Student care centres will be set up in all of Singapore's primary schools but it will take until the end of 2020 to happen, as the Ministry of Education (MOE) has told The Straits Times that it does not want to compromise on quality.
The in-house centres offer services such as meals, homework supervision, games and, in some cases, tuition for pupils after school.
Currently, nearly 70 per cent, or 130 out of 190, primary schools here have such a centre, up from fewer than 50 four years ago. Over the same period, enrolment in them has jumped from 3,000 to 15,000 pupils.
The MOE told The Straits Times that such arrangements offer "important after-school support for students, especially those who do not have a conducive and structured environment after school hours".
Demand for after-school care services has grown over the years, with centres at some primary schools having to hold ballots for places. Each centre takes in 60 to more than 300 pupils.
Some oversubscribed centres even have waiting lists. "Where there is high demand, schools have been working with operators to expand the capacity of their centres," the MOE said.
The centres are typically run by external parties such as voluntary welfare organisations or commercial operators.
Last year, four self-help groups came together to form a joint venture company which runs six care centres in schools.
The partnership allows schools to better support the development of pupils, especially those from disadvantaged backgrounds, by tapping on the resources of these groups. The self-help groups are on track to reach a targeted 30 centres by 2020.
Operators of existing in-school centres say the move to set up centres in all primary schools is a positive one that will benefit many households.
Nascans, one of the bigger student care players, has around 2,400 pupils attending its 17 school-based centres. Last year, it had 1,640.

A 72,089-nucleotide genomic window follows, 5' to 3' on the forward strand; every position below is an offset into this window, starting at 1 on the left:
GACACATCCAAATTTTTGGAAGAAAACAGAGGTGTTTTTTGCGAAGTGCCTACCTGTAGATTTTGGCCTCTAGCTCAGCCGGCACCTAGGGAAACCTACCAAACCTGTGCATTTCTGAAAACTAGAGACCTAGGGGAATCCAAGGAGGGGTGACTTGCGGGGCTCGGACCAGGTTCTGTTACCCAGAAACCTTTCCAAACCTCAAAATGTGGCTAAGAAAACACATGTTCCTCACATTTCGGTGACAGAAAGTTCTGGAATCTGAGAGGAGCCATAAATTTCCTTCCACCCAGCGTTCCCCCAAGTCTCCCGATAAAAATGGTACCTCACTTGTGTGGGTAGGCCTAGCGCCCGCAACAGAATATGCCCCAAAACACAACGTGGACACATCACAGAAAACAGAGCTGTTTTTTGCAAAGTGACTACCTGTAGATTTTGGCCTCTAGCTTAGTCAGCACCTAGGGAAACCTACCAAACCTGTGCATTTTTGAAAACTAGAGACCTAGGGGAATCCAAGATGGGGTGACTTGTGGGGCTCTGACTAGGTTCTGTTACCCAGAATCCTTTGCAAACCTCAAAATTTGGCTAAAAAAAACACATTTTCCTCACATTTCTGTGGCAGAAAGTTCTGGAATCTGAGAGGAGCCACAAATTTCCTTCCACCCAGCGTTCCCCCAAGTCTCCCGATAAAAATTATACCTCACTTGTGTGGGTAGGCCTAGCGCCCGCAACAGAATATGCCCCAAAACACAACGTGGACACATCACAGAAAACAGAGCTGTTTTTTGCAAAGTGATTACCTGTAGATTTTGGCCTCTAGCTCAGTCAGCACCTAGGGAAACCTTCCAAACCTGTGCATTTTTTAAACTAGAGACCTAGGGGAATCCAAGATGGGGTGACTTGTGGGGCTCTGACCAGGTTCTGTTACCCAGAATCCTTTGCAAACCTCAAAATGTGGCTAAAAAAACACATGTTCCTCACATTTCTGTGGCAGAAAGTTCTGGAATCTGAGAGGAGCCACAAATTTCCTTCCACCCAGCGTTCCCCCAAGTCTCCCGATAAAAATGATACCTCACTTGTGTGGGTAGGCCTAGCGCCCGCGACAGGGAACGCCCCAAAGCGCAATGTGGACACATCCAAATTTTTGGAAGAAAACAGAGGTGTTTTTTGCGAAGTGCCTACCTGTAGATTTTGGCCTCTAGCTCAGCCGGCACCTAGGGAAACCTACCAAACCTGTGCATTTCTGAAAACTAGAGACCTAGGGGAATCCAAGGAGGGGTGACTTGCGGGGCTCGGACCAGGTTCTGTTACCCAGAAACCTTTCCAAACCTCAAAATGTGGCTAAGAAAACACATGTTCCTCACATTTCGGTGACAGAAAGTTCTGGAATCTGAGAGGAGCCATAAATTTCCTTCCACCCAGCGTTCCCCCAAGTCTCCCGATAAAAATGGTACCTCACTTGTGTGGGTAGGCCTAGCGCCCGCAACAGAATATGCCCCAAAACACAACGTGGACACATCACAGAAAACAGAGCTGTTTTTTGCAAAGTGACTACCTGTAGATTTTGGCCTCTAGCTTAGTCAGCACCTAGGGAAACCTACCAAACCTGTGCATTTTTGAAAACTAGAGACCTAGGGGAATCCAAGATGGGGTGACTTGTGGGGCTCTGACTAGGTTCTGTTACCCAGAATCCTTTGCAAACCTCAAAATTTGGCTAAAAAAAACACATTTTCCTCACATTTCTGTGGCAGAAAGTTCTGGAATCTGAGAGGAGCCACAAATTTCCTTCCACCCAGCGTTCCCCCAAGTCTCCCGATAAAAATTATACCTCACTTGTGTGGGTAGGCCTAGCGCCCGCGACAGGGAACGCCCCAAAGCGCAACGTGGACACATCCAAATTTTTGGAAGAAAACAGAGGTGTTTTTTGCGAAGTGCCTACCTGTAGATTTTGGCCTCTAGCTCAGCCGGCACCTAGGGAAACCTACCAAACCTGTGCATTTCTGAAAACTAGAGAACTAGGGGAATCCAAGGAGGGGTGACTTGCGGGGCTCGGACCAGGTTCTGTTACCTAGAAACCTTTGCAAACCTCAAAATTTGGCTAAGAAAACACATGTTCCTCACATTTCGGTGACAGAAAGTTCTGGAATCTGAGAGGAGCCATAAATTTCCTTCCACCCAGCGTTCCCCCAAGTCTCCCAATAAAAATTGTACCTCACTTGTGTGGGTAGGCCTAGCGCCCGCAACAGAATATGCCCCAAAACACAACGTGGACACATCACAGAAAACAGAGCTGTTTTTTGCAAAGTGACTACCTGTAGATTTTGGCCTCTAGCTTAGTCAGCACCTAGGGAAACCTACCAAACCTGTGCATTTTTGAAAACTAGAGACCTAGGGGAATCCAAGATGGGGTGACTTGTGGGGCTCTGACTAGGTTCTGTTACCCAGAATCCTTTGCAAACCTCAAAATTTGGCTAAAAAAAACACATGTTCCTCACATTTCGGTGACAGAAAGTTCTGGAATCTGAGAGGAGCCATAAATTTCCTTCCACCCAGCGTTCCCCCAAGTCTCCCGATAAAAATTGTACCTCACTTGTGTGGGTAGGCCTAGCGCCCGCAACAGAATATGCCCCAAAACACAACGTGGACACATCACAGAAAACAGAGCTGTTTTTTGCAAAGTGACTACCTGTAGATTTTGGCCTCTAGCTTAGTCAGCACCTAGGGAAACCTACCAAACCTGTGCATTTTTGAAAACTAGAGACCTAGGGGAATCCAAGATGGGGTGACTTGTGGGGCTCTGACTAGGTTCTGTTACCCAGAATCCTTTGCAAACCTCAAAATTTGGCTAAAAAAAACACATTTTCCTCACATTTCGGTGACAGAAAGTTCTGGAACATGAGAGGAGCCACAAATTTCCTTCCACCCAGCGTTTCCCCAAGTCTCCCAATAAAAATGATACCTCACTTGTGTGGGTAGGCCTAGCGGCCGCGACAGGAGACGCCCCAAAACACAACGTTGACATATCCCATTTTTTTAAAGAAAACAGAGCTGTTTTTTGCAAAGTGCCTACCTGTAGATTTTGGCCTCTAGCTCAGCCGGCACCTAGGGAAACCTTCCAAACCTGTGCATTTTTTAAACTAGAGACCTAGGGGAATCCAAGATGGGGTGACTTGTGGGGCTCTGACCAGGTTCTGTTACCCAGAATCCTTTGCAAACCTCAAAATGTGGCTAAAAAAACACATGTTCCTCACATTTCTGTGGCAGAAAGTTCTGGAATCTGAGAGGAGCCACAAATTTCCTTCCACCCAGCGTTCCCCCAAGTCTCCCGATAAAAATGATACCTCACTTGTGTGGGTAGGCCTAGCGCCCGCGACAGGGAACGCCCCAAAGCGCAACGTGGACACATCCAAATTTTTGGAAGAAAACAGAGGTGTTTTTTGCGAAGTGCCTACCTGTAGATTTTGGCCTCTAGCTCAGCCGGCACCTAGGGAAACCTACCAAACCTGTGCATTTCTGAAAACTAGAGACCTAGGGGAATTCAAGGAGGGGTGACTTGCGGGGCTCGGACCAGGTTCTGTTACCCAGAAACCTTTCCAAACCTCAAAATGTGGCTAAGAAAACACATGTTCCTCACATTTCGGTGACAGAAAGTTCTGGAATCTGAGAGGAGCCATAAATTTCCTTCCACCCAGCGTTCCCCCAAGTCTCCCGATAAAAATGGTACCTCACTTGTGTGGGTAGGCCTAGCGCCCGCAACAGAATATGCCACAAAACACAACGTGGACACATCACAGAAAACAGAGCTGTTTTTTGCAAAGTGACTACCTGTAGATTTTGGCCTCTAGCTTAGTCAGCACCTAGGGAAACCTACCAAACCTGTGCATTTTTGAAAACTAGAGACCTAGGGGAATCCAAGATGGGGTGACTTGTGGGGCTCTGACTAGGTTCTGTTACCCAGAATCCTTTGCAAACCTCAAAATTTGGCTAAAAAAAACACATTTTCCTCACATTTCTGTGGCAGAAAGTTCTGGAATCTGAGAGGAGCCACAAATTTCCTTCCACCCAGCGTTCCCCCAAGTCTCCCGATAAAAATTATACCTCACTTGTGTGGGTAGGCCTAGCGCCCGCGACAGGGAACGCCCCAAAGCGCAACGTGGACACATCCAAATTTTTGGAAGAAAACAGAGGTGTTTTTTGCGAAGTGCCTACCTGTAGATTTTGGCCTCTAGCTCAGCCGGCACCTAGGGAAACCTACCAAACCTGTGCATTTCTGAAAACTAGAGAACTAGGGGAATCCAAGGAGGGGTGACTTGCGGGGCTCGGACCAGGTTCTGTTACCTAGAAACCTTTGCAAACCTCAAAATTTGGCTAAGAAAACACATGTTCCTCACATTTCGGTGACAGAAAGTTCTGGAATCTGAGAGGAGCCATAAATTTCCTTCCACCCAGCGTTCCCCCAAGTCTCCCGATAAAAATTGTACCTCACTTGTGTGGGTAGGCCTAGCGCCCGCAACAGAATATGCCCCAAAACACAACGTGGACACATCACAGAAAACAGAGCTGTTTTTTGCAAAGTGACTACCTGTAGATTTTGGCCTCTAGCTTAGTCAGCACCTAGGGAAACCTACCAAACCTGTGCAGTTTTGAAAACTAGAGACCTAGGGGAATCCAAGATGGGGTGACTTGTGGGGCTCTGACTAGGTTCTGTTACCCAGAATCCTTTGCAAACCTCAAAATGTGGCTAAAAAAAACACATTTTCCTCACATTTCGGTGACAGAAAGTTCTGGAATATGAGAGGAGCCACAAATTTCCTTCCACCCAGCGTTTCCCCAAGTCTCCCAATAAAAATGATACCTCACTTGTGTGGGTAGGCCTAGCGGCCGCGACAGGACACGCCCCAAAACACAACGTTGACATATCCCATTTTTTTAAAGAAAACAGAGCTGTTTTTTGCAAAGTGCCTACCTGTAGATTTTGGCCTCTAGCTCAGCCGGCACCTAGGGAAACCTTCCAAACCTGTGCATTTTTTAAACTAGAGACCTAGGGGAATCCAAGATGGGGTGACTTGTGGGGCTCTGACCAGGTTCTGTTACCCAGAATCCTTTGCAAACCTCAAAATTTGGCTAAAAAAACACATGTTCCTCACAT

Its chief operating officer Peh Yi Han said the popularity of in-school care services may be due to the centres' close links with schools.
"Our centres are able to work closely with the school teachers to understand the learning challenges of different students."
Other centres, such as one run by Neighbourhood Care Services in Xishan Primary, are operating at full capacity.
Ms Susan Thng, senior supervisor of the centre at Xishan Primary, said: "In many families, both parents are busy working to make a living. Such centres provide a safe place for their children to go to."
Parents are glad that more in-school centres will open in the next few years.
Marketing manager Bernard Ong, 34, who intends to send his four-year-old son to a school-based centre when he starts Primary 1, said: "Parents don't have to worry as their kids will be in a safe and familiar environment."
Fees for most of these centres range from $260 to $290 monthly, before subsidies. Pupils from needy families pay as little as $5 per month after subsidy.
Jalan Besar GRC MP Denise Phua, who heads the Government Parliamentary Committee for Education, said the school-based centres provide pupils from disadvantaged backgrounds with a structured environment that they may not otherwise have access to. "If stitched well, these student care services are also opportunities to cultivate good work habits and discipline," she added.
"These will form a stronger foundation for their teenage years. It will allow them to catch up or surpass those who already have some form of adult supervision at home."